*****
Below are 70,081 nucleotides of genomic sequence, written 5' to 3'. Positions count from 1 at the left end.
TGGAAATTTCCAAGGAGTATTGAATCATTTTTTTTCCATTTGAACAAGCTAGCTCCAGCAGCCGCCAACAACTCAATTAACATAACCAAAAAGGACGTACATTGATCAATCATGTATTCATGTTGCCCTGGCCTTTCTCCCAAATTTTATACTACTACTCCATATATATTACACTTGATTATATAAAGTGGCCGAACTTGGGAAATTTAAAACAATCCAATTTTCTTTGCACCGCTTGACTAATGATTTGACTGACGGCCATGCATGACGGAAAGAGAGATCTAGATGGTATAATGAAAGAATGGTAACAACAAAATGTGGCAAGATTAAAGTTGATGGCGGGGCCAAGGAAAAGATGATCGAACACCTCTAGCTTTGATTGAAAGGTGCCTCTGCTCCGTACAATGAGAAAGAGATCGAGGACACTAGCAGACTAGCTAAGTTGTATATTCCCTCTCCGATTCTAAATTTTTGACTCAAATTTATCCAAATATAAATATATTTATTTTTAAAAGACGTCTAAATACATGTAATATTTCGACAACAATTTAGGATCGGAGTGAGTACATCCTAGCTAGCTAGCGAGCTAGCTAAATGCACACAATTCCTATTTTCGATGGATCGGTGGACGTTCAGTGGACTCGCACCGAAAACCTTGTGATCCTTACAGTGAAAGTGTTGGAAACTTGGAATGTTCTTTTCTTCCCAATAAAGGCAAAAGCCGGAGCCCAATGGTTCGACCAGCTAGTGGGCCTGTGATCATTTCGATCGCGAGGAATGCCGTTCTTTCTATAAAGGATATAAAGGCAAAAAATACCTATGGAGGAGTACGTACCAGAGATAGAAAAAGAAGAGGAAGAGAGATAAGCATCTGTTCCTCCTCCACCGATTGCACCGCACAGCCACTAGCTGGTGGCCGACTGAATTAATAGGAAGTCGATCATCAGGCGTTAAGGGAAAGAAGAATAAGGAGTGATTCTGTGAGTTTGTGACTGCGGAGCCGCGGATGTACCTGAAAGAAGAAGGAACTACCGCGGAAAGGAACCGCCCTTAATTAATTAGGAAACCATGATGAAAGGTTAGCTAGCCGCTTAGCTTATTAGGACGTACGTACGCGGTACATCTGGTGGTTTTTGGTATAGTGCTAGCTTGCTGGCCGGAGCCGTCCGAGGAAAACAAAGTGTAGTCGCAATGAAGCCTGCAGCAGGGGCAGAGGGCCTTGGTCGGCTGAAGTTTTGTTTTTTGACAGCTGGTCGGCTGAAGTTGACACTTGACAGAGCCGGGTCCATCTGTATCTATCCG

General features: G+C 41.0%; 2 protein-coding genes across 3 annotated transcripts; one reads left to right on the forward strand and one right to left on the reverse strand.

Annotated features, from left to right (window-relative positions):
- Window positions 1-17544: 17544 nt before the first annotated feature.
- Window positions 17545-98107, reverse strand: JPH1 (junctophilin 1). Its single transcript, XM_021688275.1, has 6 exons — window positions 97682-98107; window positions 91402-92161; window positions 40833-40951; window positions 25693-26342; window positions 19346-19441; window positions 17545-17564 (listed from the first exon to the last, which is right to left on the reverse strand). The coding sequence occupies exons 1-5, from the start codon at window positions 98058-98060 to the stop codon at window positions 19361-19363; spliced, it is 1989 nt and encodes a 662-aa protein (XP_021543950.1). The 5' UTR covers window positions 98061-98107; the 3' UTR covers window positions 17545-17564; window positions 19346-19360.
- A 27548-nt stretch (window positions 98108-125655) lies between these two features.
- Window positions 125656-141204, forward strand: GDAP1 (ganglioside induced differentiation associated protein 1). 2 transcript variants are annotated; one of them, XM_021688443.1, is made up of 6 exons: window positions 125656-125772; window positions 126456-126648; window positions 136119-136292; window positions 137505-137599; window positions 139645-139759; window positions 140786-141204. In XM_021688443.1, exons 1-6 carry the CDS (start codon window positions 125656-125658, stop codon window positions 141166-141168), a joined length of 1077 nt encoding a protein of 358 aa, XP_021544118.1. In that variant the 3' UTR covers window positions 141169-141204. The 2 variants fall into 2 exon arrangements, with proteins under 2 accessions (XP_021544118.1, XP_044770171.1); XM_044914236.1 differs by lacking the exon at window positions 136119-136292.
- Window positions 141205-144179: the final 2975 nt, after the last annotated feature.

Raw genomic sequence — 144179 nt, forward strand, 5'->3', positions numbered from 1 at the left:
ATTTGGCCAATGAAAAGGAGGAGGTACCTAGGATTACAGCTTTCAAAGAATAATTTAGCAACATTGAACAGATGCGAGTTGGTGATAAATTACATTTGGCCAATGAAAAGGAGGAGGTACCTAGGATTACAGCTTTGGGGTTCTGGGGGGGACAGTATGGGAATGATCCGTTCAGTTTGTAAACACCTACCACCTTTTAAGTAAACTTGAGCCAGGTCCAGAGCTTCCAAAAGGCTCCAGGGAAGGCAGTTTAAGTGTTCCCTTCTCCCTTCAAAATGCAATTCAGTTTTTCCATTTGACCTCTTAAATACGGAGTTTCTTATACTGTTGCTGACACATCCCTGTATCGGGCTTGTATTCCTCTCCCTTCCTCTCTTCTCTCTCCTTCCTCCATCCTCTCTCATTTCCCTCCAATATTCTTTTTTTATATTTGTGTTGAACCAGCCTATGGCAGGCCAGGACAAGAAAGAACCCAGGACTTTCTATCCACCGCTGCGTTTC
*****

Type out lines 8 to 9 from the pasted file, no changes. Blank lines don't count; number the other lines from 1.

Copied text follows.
- Window positions 125656-141204, forward strand: GDAP1 (ganglioside induced differentiation associated protein 1). 2 transcript variants are annotated; one of them, XM_021688443.1, is made up of 6 exons: window positions 125656-125772; window positions 126456-126648; window positions 136119-136292; window positions 137505-137599; window positions 139645-139759; window positions 140786-141204. In XM_021688443.1, exons 1-6 carry the CDS (start codon window positions 125656-125658, stop codon window positions 141166-141168), a joined length of 1077 nt encoding a protein of 358 aa, XP_021544118.1. In that variant the 3' UTR covers window positions 141169-141204. The 2 variants fall into 2 exon arrangements, with proteins under 2 accessions (XP_021544118.1, XP_044770171.1); XM_044914236.1 differs by lacking the exon at window positions 136119-136292.
- Window positions 141205-144179: the final 2975 nt, after the last annotated feature.